Similar stories abound in the HIV field (of minor patients unknowingly taking ARVs) and it could be argued that the HIV situation is ‘better’ since once full disclosure is achieved and any anger issues successfully dealt with, the patient is presumably able to make objective choices regarding their healthcare whereas a mental health patient might not be equally able. In either case I think the protocols are the same: disclose as soon as possible and any challenges can be dealt with as they arise with the support of a multi-disciplinary team.
Parenting is hard and with the advent of social media and a seemingly liberated society it’s becoming harder. When we acknowledge this and stop pretending it’s intuitive and instinctive we’ll be better positioned to help parents and they in turn will not feel stigmatised and forced to deceitfulness in raising their children, but will be more likely to admit that they need support and more likely to make use of existing support structures.
We’re all just walking trauma cases to a greater or lesser degree. We’re that generation of which future generations will say of our parenting: the hurt raising the hurting.
All that said, here’s some balm for your soul from House, M.D. You can take comfor in knowing that no matter what you do, your children will be messed up. You can only do your best.
On my last day in Durban I went to Musgrave Centre as I have several times before; it’s one of my favourite shopping centres. It’s quiet, never congested, and unlike Hyde Park Centre (which is another favourite) it doesn’t make me wish my rich days would arrive with a quickness.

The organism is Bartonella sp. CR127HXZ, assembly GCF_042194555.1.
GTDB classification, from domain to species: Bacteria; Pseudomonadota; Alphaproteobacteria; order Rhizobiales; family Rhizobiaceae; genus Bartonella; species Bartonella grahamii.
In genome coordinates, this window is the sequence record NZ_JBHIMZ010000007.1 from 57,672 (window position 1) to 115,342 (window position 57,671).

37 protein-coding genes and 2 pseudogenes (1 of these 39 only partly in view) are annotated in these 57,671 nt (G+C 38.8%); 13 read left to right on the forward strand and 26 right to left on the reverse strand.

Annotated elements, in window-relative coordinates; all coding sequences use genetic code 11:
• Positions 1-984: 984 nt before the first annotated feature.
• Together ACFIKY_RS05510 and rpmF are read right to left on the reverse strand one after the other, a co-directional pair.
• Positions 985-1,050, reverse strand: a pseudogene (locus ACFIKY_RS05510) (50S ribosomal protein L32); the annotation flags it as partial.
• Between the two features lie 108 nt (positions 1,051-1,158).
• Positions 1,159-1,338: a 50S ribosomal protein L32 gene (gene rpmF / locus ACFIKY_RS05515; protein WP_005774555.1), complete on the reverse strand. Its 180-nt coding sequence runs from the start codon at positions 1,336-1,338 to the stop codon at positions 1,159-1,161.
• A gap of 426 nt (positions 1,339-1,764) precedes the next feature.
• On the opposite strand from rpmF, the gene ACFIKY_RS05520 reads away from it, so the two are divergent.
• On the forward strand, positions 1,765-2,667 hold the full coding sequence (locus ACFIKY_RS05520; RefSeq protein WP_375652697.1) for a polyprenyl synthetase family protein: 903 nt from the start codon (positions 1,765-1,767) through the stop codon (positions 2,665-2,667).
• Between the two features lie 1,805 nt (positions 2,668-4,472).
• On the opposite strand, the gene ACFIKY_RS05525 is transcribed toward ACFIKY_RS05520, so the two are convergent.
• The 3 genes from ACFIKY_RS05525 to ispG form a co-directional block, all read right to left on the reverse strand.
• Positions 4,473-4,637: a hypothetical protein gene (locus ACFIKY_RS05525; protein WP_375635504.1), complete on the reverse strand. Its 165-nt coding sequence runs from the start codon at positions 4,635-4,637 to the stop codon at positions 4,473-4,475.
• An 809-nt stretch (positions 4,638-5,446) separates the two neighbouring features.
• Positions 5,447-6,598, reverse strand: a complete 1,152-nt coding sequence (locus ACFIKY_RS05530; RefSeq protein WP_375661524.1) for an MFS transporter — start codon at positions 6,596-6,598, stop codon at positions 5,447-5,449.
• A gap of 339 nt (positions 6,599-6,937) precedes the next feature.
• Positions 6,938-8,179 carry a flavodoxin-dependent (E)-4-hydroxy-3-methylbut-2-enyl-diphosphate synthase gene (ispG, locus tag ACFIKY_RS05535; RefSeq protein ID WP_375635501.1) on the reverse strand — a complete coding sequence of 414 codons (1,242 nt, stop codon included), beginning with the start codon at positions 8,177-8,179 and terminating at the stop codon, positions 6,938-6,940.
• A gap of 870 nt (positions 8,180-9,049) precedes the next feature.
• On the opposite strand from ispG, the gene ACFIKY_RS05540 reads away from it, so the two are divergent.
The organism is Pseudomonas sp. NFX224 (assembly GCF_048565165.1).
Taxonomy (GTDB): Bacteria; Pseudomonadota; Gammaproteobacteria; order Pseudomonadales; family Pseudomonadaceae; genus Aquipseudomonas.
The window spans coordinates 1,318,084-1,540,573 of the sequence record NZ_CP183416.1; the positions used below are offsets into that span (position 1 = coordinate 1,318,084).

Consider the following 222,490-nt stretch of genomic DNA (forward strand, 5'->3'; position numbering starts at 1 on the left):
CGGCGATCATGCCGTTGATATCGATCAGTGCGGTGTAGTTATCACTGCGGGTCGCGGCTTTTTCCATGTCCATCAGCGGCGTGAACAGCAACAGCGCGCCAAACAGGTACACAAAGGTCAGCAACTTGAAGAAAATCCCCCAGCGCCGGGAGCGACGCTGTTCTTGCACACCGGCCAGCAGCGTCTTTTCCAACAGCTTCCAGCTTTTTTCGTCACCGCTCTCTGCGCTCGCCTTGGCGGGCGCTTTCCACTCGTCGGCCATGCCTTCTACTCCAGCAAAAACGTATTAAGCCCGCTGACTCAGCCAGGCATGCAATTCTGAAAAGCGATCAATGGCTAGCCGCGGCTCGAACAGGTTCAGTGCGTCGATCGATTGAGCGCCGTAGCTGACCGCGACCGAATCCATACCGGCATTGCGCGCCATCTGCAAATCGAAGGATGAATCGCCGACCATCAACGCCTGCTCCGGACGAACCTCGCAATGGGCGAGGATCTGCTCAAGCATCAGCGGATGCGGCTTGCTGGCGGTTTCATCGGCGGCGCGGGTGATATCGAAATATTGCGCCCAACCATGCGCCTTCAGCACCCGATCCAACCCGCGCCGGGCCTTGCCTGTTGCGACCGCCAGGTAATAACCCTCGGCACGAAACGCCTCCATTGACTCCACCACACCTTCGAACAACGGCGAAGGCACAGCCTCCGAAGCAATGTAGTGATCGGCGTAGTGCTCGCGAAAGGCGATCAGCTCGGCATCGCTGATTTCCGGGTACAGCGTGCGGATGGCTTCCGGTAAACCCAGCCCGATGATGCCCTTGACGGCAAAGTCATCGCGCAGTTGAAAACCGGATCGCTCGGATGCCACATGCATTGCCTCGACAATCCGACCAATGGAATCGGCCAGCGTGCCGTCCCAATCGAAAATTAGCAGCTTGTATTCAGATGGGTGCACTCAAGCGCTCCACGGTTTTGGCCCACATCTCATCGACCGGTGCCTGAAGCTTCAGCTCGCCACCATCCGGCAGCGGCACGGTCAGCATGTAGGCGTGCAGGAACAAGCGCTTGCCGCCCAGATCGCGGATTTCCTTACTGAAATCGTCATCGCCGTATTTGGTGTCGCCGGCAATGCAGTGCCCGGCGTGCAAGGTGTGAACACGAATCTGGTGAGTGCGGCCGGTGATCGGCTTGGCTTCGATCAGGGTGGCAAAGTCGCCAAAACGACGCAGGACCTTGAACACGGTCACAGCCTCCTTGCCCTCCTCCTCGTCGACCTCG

I spent long minutes browsing in CNA were I perved over the journals pictured above (ring-bound, hardcover, A4, white paper!), and became almost apopletic over the farquery being done to Enid Blyton’s work. I’d explain, but honestly it hurts too much and anyway, if you follow me on Instgram you already know. But in case you don’t, here you go.
Walking out of CNA I found myself in another bookshop, but this one! Oh Lord! Just thinking about it and how I felt in there…
In all the years I’ve been roaming Musgrave Centre, I never before came across this bookshop.
It felt magical, a place of happiness, joy, growth, fulfilment…all the things that make life worth living became possible the minute I stepped into Adams. I had no idea that the joy books bring me was throttled until the valve was released and I revelled, revelled I tell you, rejoiced, in being surrounded by books. I’d found my happy place. I’d come home.
I browsed happily and peacefully and felt quite zen. Nobody came to ask if I was looking for anything in particular (I wasn’t), and there were no bratty kids ruining my calm as there so often are in EB. They even had proper Enid Blyton!
I know it sounds a bit woo-hoo but the time I spent in Adams was the bestest part of this trip, I kid you not.